In Jew vs. Jew, the barriers that ignorance presents to mutual respect and understanding in the Jewish community is demonstrated in the rousing sermon delivered by Joshua Aaronson, a Reform rabbi in Beachwood, Ohio. It is the height of a controversy over the proposed construction of an Orthodox campus in Beachwood, and Aaronson delivered a Yom Kippur sermon, beginning with a recounting of the Orthodox misdeeds against other Jews, until he turned his steely gaze to his own congregants:
The ignorance of progressive Jews impedes our efforts to work with Orthodox Jews as true partners. Progressive Jews suffer from a self-fulfilling inferiority complex that could be erased through the most fundamental of Jewish enterprises: Talmud Torah. Many progressive Jews lack the basic lexicon that would enable us to engage our Orthodox co-religionists on an equal basis. Too many progressive Jews are unfamiliar with the most basic Jewish concepts and ideas. Sadly, for most progressive Jews, the Torah, the single most important document in our religion, is as unfamiliar as the Rosetta stone…Orthodox Jews do not take us seriously as religious equals because of our ignorance. Our ignorance does not justify the animus of the Orthodox nor our second-class status. However, we must acknowledge the validity of the Orthodox claim that we are the main illiterate Jews.
Aaronson’s scalding comments are stunning in their sincere honesty, particularly when one appreciates the context: Yom Kippur. His words aren’t just important for his progressive congregants, but for all that engage in Jewish life, on any terms. Sometimes it is those with the best education – in Torah or secular subjects – that can be the most ignorant, as education and learning demand listening as much as learning, engaging with others as much as with texts. To learn more about the ideas that fuel Jewish controversies, let us learn more about Jewish ideas and people, and hope to become more understanding, thoughtful people.
The Letter and the Coin: Past, Present, and Future of Jewish Peoplehood
Whether or not you can appreciate the many voices and values in debate, we can appreciate that this isn’t just the story of our past, but of our present and future. Engaged in passionate conversation, we become the fabric of the Jewish scroll, each of us written into the text of the Jewish story. In his eloquent ode to Jewish peoplehood, A Letter in the Scroll, Rabbi Jonathan Sacks writes of the letter and the coin, two meaningful symbols that offer possibilities for how we think of our place in history:
[T]he Baal Shem Tov–founder of the Hassidic movement in the eighteenth century–said that the Jewish people is a living Sefer Torah, and every Jew is one of its letters. I am moved by that image, and it invites a question–the question: Will we, in our lifetime, be letters in the scroll of the Jewish people?
At some stage, each of us must decide how to live our lives. We have many options, and no generation in history has had a wider choice. We can live for work or success or fame or power. We can have a whole series of lifestyles and relationships. We can explore any of a myriad of faiths, mysticisms, or therapies. There is only one constraint–namely, that however much of anything else we have, we have only one life, and it is short. How we live and what we live for are the most fateful decisions we ever make.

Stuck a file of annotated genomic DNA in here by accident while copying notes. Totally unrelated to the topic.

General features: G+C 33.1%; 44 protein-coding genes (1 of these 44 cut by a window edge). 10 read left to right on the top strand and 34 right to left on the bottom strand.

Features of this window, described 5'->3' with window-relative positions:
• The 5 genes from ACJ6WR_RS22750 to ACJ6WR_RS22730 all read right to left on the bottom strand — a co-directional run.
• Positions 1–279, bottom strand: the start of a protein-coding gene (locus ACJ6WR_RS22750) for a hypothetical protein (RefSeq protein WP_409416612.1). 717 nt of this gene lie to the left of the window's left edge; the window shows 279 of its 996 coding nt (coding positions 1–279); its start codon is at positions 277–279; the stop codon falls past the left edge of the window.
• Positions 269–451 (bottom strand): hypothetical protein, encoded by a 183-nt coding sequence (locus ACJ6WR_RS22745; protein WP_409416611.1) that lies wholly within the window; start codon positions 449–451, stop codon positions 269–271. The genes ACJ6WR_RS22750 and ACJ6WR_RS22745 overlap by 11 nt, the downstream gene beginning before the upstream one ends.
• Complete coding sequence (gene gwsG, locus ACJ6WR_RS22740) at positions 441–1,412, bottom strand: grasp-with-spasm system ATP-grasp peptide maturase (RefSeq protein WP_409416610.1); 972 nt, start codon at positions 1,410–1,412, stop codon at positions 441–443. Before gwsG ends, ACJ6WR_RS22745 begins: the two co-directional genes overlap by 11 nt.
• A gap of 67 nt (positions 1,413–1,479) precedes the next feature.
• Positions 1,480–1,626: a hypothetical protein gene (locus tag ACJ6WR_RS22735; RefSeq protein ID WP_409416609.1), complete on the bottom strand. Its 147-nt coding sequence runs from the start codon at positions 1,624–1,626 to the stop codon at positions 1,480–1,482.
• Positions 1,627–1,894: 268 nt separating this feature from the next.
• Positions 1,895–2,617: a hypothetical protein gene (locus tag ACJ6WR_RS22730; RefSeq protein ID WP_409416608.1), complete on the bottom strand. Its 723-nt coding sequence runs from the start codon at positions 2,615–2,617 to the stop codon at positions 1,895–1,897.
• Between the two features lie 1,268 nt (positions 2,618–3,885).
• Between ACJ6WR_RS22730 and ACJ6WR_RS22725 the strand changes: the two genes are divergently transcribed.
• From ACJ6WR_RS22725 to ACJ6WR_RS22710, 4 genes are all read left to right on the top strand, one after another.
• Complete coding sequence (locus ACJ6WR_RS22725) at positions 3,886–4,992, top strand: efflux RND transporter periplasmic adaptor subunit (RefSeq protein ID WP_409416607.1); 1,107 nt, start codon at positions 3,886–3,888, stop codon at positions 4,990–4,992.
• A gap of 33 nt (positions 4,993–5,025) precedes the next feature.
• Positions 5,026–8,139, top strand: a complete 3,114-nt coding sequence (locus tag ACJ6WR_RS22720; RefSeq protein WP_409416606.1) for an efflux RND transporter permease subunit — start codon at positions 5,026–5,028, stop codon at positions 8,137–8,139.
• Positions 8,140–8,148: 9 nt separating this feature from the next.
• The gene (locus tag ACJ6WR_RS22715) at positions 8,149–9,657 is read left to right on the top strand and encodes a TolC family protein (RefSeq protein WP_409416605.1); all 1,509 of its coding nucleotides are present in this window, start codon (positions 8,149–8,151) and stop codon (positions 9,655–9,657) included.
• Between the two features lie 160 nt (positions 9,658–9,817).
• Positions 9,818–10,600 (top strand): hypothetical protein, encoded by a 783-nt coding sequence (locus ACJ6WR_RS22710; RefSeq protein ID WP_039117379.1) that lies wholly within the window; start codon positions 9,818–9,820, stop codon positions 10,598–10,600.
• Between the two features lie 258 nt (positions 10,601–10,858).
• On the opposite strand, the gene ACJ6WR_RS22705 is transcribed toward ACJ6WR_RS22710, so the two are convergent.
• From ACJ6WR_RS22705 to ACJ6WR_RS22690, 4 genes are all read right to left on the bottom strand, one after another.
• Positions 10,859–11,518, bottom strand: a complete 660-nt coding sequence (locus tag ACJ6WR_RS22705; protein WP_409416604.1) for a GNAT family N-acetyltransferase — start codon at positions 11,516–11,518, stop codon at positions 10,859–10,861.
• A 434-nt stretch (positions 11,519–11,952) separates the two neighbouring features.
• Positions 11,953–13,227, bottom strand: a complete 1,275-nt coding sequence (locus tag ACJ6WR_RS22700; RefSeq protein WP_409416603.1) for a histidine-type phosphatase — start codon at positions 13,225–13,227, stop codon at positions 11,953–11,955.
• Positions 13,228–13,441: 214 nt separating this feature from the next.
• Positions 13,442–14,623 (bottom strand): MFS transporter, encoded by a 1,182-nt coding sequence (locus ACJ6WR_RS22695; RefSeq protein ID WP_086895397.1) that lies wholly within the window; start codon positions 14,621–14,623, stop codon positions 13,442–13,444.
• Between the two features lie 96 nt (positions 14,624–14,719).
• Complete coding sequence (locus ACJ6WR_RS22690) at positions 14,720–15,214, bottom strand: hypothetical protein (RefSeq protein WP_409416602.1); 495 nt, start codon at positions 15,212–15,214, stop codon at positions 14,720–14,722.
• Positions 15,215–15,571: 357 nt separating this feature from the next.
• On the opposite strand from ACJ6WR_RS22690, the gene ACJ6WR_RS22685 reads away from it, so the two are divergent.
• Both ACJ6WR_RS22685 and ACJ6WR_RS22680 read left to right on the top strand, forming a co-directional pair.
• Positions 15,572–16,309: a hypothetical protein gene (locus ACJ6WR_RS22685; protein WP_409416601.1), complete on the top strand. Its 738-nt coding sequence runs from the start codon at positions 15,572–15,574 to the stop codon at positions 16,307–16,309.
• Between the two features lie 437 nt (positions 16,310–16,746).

We can see life as a succession of moments spent, like coins, in return for pleasures of various kinds. Or we can see our life as though it were a letter of the alphabet. A letter on its own has no meaning, yet when letters are joined to others they make a word, words combine with others to make a sentence, sentences connect to make a paragraph, and paragraphs join to make a story. That is how the Baal Shem Tov understood life. Every Jew is a letter. Each Jewish family is a word, every community a sentence and the Jewish people through time constitutes a story, the strangest and most moving story in the annals of mankind.
Are you a letter or a coin? Rabbi Sacks continues:
That metaphor is for me the key to understanding our ancestors’ decision to remain Jewish even in times of great trial and tribulation. I suspect they knew that they were letters in this story, a story of great risk and courage. Their ancestors had taken the risk of pledging themselves to a covenant with God and thus undertaking a very special role in history. They had undertaken a journey, begun in the distant past and continued by every successive generation. At the heart of the covenant is the idea of emunah, which means faithfulness or loyalty. And Jews felt a loyalty to generations past and generations yet unborn to continue the narrative. A Torah scroll that has a missing letter is rendered invalid, defective. I think that most Jews did not want theirs to be that missing letter…
I am a Jew because, knowing the story of my people, I hear their call to write the next chapter. I did not come from nowhere; I have a past, and if any past commands anyone, this past commands me. I am a Jew because only if I remain a Jew will the story of a hundred generations live on in me. I continue their journey because, having come this far, I may not let it and them fail. I cannot be the missing letter in the scroll. I can give no simpler answer, nor do I know of a more powerful one.
The story of the Jewish conversation is ever-changing – an ever-expanding scroll. How will you read this scroll? How will you approach the Jewish voices in debate that comprise this scroll? Samuel G. Freedman offers a model for careful and thoughtful appreciation for each side, understanding and engaging with the value at the heart of the battle, and through this, beginning to appreciate the story that emerges. Many voices, one song, arguing together in harmony.
Read important takeaways from Samuel’s interview in our Weekend Reader.